Please join us this Thursday evening, November 17, from 6-8 pm, in the Collaboration Center Room 122 at Knight Library on the UO campus for our Fall Colloquium
Pizza and other food will be served.
Folklore Graduate student Mary Kupsch will present
The Prince, the Punisher, and the Perpetrator: An Analysis of Different Displays of Masculinities in Animal/Monster Groom Tales
Stories of animal/monster groom are folktales/fairy tales that follow a specific tale type. In the story, a young woman is married to, betrothed to, or courted by a man whose physical body takes on a form that is animal like or in some way monstrous. This project uses a textual analysis paired with the theory of multiple dominate masculinities to examine 1) how the animal/monster grooms in these types of tales enact their masculinity 2) the ways in which animal/monster grooms strive to become members of a dominate masculinity and 3) how the actions of the other characters in the story effect how animal/monster grooms maintain or attempt to rise above their level of masculinity. By observing how animal monster grooms display, maintain, and prove their masculinity as well as the actions taken by them to rise to a level of dominate masculinity, it becomes obvious that, in order to do any of these things, animal/monster grooms are restricted to three stereotypical roles. Furthermore, these characters are most often not in control of which role they will be required to take on if the alternative to achieving a dominate masculinity or, at the very least, maintaining a subordinate masculinity, is to be stripped of their masculinity altogether. By examining these roles and how specific characters find themselves enacting them, we can apply the same method of observation to our own society to see how the young men of America are restricted as to which role they can display based on their masculinity and the actions taken by those around them.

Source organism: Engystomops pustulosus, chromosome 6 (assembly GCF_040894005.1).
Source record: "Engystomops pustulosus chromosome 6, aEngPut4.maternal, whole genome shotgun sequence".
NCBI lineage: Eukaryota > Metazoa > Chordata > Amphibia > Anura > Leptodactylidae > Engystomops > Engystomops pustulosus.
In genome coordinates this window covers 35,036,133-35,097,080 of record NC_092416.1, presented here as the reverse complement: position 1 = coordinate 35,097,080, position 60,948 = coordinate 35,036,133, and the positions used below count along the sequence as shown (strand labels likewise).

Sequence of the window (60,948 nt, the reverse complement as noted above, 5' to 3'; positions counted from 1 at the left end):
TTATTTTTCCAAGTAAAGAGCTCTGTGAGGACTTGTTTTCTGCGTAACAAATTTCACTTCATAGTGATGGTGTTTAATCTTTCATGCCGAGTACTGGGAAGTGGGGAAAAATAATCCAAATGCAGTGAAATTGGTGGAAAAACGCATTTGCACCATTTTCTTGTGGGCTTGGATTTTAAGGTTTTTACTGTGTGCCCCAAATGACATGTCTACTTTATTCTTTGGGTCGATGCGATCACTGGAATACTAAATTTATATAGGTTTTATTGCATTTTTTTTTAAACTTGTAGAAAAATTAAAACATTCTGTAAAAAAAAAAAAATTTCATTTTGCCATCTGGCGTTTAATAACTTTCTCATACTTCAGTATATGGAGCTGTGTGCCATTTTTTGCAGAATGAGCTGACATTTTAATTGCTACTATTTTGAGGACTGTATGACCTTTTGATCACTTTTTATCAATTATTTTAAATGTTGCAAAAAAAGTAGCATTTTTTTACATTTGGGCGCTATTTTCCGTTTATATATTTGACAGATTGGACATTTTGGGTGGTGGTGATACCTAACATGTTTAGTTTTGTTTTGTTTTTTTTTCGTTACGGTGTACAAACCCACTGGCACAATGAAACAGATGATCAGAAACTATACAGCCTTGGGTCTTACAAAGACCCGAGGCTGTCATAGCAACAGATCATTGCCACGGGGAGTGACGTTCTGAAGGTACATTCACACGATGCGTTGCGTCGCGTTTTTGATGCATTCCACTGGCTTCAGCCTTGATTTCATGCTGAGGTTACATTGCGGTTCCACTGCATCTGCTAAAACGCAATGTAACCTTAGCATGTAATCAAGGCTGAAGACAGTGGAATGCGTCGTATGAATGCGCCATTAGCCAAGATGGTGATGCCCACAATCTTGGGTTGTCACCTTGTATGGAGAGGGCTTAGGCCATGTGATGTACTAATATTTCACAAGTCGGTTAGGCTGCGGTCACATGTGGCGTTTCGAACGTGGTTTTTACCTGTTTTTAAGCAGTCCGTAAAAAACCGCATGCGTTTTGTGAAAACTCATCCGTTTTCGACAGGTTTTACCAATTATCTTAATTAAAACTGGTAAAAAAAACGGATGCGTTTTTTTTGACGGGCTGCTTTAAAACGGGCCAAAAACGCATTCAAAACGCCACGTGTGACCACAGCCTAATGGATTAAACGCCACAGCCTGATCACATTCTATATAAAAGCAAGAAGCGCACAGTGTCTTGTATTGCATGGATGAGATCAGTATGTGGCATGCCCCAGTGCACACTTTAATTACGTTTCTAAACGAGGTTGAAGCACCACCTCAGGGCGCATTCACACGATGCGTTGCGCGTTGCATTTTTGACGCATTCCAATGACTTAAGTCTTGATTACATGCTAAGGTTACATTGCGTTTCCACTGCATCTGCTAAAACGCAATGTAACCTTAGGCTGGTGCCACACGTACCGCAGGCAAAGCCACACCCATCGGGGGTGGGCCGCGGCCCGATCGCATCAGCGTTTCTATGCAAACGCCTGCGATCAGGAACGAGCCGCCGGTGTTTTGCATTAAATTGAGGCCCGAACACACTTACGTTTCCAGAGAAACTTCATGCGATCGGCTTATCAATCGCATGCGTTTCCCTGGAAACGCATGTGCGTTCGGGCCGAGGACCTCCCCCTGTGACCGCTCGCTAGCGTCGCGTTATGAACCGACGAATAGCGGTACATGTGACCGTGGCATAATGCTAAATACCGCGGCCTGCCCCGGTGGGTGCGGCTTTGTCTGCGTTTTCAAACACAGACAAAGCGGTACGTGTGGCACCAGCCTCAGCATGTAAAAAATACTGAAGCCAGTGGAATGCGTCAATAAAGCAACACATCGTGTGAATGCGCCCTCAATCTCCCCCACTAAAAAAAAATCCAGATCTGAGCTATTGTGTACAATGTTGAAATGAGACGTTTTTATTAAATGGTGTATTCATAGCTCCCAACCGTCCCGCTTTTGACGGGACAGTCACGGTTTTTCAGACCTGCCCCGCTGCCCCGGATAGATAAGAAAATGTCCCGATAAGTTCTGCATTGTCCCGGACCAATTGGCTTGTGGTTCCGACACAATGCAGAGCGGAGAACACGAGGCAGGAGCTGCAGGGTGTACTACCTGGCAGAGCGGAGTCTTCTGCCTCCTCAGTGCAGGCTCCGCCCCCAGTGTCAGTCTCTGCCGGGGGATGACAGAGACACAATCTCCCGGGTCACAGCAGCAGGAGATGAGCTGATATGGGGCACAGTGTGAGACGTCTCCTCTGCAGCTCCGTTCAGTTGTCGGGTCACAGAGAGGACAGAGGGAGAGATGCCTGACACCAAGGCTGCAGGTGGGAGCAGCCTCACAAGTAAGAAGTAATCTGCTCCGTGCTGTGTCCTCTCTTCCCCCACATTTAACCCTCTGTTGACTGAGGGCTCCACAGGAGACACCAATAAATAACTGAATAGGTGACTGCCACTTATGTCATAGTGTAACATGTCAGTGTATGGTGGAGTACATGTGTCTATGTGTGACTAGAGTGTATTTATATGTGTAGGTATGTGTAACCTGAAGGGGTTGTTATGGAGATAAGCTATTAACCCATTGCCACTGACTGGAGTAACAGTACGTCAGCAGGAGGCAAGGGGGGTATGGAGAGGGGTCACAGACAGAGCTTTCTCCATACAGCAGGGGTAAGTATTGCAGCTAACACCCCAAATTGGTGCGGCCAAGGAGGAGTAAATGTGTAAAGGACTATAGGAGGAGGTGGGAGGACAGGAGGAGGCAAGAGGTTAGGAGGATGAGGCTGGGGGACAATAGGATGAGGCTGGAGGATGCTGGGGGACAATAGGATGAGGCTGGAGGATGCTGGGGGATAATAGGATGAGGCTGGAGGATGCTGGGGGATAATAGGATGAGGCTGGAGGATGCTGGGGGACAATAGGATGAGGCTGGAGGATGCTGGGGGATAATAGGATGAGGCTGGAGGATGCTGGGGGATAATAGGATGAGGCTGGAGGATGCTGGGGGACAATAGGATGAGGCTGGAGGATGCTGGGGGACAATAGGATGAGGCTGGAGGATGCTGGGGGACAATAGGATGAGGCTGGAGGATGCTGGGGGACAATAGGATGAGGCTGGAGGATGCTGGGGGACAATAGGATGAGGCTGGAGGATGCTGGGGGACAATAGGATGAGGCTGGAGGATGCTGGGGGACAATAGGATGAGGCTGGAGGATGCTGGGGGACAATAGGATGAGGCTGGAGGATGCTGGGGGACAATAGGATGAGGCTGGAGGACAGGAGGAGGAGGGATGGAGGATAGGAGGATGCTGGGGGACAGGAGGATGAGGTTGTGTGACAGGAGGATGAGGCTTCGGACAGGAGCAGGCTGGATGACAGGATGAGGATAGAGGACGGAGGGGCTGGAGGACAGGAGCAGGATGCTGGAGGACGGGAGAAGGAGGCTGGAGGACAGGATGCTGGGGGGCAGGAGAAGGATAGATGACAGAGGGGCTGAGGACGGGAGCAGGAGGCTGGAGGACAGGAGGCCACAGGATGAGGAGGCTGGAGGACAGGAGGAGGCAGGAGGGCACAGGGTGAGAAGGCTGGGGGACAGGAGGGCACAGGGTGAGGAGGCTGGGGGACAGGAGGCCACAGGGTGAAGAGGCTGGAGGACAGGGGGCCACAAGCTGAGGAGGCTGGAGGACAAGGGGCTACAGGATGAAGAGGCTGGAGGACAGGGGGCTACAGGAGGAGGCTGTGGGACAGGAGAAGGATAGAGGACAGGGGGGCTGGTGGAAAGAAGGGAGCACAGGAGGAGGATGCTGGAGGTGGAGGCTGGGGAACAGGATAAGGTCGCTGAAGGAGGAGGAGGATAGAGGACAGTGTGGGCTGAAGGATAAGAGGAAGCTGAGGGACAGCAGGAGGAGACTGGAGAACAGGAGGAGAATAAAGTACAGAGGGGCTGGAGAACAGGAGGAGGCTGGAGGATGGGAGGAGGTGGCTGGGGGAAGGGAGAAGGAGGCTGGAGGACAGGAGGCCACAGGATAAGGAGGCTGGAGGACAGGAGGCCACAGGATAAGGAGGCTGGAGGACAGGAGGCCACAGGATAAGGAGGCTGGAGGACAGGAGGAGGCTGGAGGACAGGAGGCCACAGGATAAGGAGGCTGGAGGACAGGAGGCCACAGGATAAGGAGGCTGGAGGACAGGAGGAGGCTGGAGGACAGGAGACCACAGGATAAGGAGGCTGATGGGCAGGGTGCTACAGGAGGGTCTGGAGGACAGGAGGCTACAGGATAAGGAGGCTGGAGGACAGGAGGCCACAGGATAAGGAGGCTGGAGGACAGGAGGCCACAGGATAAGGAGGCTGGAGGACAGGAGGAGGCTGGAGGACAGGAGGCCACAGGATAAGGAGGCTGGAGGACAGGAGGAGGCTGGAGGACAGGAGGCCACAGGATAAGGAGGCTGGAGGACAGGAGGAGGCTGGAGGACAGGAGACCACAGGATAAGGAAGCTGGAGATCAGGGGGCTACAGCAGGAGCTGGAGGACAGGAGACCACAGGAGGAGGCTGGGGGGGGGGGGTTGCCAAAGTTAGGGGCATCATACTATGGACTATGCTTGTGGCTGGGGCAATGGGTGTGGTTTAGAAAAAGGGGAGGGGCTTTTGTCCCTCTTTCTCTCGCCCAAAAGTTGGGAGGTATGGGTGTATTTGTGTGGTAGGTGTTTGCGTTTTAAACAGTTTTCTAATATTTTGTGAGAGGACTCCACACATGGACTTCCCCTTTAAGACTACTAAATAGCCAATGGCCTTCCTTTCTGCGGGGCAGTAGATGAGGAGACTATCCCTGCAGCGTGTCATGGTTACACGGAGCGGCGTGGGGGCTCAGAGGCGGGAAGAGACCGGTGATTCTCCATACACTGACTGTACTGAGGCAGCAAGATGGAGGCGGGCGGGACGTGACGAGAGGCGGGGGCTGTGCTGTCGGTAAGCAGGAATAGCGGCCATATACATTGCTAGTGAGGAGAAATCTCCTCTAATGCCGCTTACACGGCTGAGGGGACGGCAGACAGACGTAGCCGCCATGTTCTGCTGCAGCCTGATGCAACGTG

Wednesday, October 19, 2016, 4:00 pm
Knight Library Browsing Room, 1501 Kincaid St.